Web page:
will eventually result in a primary deficiency of copper and potentially death.

A secondary, or conditioned, deficiency might occur even if the mother's intake of copper from the diet is adequate. Conditioned deficiencies can arise by several means. First, copper deficiency can arise through an effect of drugs or other chemicals on the metabolism of copper. Second, a conditioned embryonic or fetal deficiency of copper might arise if the mother has an excessive low intake of copper as a consequence of an underlying disease or if disease-induced changes in maternal copper metabolism reduces the transfer of copper to the conceptus. Third, nutritional interactions can produce conditioned deficiencies. These interactions can be of several types. For example, copper-binding factors, such as phytate and possible fiber, in the mother's diet can potentially reduce the amount of copper absorbed from the diet. A copper deficiency can also occur if the diet contains a high concentration of a metal with physical-chemical properties similar to those of copper; zinc, cadmium and silver are examples of metals in this category. Finally, a conditioned copper deficiency can occur as a consequence of genetic factors. Those can either be a single gene defect (e.g., Menkes disease) or multiple genes that collectively affect one or more aspects of copper metabolism. In experimental animals, multiple gene effects are typically referred to as a strain or breed effect. Those effects are discussed in more detail below.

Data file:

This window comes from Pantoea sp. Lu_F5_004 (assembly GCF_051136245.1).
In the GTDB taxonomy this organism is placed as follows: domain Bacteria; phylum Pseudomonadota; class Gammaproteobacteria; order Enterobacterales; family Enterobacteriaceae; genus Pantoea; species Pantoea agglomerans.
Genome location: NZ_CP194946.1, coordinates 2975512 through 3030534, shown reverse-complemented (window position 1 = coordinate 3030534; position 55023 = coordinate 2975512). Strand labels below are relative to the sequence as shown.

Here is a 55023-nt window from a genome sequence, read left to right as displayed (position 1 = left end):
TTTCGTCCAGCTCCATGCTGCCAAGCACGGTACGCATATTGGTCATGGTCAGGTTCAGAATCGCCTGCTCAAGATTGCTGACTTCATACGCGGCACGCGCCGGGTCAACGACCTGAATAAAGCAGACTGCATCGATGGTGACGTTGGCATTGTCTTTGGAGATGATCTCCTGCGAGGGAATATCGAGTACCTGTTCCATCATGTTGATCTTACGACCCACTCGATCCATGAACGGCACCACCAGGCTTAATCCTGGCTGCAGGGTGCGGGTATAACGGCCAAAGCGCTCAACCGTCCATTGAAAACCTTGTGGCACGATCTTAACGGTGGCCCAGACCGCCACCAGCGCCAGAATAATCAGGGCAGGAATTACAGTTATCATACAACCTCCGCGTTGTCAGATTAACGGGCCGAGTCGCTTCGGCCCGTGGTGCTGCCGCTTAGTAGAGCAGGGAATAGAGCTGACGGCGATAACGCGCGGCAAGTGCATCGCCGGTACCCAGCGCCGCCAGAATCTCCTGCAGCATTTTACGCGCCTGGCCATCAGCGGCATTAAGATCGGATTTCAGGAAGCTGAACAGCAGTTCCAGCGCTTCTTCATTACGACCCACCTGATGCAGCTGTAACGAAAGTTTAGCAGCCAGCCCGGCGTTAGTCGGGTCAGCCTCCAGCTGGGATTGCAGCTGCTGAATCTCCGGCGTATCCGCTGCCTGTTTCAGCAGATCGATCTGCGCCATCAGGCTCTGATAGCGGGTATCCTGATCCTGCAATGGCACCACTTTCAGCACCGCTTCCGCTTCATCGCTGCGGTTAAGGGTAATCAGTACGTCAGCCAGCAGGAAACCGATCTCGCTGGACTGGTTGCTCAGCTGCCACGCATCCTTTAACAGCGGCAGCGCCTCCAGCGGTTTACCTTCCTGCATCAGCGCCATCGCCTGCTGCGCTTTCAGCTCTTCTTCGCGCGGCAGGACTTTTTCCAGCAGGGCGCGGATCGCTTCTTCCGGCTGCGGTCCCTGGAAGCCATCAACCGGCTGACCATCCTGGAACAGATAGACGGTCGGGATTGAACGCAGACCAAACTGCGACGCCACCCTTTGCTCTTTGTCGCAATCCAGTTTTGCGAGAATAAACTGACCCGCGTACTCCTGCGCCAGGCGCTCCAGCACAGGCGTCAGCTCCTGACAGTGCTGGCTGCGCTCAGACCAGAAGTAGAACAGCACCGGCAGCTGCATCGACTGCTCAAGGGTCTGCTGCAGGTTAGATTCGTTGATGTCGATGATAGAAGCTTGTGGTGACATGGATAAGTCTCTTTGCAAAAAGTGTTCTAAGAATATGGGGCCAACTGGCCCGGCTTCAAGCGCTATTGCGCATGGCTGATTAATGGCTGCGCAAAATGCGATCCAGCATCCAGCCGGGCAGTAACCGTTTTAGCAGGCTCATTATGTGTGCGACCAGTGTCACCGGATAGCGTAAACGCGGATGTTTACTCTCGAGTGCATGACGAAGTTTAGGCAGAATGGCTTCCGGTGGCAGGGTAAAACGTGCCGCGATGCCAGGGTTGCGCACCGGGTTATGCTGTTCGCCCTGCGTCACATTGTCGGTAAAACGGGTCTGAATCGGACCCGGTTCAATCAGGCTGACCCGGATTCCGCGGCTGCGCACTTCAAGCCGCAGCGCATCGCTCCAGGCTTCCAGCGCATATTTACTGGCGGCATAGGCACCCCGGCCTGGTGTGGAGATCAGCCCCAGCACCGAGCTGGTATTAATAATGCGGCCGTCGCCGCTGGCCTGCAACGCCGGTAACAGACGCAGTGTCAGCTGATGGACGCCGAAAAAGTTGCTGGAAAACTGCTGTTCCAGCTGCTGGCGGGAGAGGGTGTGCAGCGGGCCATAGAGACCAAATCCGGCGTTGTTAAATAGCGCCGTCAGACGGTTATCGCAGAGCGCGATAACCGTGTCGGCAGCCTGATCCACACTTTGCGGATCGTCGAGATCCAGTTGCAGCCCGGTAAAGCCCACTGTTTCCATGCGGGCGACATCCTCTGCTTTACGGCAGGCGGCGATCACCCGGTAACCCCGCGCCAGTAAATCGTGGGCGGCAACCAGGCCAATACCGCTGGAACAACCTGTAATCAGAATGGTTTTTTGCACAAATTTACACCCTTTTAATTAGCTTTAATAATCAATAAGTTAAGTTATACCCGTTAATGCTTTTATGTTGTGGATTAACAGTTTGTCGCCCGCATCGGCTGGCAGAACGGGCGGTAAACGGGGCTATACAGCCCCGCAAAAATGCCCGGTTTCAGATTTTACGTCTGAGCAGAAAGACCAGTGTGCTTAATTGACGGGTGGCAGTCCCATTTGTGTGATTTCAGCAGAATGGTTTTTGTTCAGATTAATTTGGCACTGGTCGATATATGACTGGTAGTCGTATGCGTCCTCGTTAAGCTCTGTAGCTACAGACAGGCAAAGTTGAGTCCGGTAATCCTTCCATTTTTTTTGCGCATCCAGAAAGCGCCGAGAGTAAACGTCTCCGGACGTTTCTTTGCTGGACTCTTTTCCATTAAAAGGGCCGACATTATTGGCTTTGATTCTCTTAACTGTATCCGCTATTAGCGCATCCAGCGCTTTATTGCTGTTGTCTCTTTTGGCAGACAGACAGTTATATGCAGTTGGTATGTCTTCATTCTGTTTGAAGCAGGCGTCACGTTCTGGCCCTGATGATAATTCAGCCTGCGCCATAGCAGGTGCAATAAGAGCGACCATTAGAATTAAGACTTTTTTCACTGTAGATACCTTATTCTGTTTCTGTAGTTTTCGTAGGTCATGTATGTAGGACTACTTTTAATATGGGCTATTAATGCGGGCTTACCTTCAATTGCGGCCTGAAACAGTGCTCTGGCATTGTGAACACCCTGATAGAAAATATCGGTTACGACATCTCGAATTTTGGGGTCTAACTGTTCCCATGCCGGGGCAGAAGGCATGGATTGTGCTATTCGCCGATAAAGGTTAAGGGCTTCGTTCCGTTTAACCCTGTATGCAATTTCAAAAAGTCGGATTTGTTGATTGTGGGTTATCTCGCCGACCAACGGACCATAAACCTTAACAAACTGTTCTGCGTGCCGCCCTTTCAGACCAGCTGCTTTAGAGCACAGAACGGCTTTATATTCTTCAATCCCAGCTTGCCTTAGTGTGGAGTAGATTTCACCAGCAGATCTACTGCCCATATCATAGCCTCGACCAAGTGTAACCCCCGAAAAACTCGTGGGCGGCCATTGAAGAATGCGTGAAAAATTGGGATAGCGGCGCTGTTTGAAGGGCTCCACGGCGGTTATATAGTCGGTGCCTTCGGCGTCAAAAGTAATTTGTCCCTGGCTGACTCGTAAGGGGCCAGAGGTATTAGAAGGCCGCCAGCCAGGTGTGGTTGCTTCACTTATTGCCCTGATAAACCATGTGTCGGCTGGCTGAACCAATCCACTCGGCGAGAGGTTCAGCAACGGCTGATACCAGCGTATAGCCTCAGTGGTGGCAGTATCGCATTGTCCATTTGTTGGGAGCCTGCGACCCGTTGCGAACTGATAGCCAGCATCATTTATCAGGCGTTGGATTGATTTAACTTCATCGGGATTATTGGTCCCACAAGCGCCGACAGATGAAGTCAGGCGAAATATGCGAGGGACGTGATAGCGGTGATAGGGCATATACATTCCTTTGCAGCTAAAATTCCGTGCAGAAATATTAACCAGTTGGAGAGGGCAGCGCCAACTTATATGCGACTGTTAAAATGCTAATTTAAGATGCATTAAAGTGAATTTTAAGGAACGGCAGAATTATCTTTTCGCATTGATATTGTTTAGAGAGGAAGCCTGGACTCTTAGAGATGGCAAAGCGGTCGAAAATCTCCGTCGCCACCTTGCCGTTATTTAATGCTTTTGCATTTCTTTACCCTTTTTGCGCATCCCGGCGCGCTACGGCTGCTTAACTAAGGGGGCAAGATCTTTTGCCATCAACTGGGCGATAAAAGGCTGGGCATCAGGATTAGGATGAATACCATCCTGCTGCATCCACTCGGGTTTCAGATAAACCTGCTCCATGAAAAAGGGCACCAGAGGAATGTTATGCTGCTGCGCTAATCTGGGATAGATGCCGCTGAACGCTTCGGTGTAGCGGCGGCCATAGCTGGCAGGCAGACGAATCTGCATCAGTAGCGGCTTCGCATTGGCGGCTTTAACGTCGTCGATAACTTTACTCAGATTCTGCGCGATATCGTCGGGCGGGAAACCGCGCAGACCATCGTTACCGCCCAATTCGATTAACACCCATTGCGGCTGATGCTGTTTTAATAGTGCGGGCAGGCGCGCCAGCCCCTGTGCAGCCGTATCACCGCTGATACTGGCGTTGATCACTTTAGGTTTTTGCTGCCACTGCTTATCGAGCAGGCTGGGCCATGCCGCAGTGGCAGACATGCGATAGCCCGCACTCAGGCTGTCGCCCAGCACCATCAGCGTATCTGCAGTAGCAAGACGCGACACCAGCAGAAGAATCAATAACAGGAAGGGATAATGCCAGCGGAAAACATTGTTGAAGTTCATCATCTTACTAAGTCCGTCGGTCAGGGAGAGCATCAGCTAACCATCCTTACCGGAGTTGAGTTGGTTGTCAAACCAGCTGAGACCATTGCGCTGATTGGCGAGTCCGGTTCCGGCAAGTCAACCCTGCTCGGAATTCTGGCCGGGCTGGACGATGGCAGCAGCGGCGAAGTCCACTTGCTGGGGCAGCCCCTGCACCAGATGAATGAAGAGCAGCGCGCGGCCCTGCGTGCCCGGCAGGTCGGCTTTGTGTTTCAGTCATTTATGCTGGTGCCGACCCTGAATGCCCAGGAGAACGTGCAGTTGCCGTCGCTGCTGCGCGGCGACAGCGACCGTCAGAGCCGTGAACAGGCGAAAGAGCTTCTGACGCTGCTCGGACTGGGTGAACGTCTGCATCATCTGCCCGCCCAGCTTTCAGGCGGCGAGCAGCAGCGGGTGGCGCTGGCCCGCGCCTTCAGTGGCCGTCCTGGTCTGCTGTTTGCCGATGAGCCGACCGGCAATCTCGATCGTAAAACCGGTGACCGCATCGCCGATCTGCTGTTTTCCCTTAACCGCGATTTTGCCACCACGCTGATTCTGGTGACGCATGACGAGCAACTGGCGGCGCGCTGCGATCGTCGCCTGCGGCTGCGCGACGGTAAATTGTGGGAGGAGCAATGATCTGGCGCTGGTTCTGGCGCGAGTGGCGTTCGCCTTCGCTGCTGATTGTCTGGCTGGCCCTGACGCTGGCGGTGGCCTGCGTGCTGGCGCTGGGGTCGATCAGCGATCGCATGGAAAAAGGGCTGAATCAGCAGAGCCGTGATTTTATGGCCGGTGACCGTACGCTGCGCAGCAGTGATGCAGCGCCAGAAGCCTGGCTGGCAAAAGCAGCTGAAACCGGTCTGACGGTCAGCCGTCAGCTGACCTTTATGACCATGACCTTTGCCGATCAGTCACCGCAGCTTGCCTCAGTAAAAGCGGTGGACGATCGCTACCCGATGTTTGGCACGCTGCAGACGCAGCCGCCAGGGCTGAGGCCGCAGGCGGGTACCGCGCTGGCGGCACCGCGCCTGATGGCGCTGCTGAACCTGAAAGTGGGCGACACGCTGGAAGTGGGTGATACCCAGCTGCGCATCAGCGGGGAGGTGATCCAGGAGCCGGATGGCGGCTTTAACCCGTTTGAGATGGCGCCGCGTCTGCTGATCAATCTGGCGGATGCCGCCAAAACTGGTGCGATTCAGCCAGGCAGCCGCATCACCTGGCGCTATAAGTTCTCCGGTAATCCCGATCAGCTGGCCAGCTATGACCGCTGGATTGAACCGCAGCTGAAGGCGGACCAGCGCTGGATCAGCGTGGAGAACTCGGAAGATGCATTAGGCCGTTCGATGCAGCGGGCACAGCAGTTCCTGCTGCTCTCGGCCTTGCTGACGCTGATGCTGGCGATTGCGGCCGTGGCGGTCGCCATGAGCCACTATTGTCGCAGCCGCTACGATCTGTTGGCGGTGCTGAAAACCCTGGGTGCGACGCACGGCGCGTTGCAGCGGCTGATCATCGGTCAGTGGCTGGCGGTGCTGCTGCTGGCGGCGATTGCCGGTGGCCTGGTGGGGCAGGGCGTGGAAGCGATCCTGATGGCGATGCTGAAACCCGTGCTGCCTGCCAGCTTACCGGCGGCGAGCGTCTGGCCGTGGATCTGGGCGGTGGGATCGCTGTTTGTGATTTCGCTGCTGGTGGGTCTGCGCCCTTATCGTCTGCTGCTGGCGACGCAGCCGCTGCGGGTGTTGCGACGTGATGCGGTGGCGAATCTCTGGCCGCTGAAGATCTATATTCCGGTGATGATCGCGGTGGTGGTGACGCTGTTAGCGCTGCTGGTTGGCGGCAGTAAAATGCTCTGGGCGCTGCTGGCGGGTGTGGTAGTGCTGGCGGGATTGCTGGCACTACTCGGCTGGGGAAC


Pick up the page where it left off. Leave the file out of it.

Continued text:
Copper in Prenatal Development

The importance of copper for the prenatal development of mammals was shown in sheep by Bennetts et al. (1948) in their demonstration that enzootic ataxia, a disease affecting the developing fetus, could be prevented by giving the ewe additional copper during pregnancy. This disorder is characterized by spastic paralysis, especially of the hind limbs, severe incoordination, blindness in some cases, and anemia. Typically, the brains of animals with enzootic ataxia are small and characterized by collapsed cerebral hemisphoresis, shallow convolutions, and a paucity of normal myelin (Hurley and Keen 1979). Similar neonatal ataxia and brain abnormalities have been reported in newborn copper-deficient deer, goats, swine, guinea pigs, and rats (Hurley and Keen 1979, Yoshikawa et al. 1996). Copper deficiency, as evidenced by low concentrations of copper in plasma, can be induced in most mammalian species by feeding a copper-deficient diet (copper at less than 1 mg/kg of body weight compared with control diets of 8 to 15 mg/kg) for 2 to 4 weeks.

Researchers have not agreed on the biochemical bases of the brain abnormalities associated with copper deficiency during early development.



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